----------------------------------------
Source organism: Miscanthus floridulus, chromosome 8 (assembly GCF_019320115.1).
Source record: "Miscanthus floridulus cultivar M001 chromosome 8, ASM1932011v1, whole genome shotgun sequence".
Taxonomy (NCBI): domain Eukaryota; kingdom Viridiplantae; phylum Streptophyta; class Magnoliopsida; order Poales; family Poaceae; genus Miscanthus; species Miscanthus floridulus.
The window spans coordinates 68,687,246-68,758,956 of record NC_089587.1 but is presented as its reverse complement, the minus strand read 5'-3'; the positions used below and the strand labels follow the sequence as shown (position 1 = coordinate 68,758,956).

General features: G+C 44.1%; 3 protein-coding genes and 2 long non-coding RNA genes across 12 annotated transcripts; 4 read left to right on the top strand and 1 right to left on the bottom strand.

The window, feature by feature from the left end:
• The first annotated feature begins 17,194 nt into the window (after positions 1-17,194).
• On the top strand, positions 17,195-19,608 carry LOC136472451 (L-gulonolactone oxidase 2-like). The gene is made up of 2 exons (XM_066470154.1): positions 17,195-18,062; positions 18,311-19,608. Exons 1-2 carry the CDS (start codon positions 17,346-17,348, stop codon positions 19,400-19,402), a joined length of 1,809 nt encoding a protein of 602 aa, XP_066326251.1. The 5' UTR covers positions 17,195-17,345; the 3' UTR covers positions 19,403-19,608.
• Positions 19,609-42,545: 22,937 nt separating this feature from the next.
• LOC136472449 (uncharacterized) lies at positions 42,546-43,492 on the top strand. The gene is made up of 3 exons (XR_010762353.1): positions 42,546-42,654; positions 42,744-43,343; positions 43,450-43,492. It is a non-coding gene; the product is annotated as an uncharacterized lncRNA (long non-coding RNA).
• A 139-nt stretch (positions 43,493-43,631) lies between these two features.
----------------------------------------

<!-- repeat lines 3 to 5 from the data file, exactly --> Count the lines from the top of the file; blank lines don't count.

Taxonomy (NCBI): domain Eukaryota; kingdom Viridiplantae; phylum Streptophyta; class Magnoliopsida; order Poales; family Poaceae; genus Miscanthus; species Miscanthus floridulus.
The window spans coordinates 68,687,246-68,758,956 of record NC_089587.1 but is presented as its reverse complement, the minus strand read 5'-3'; the positions used below and the strand labels follow the sequence as shown (position 1 = coordinate 68,758,956).

General features: G+C 44.1%; 3 protein-coding genes and 2 long non-coding RNA genes across 12 annotated transcripts; 4 read left to right on the top strand and 1 right to left on the bottom strand.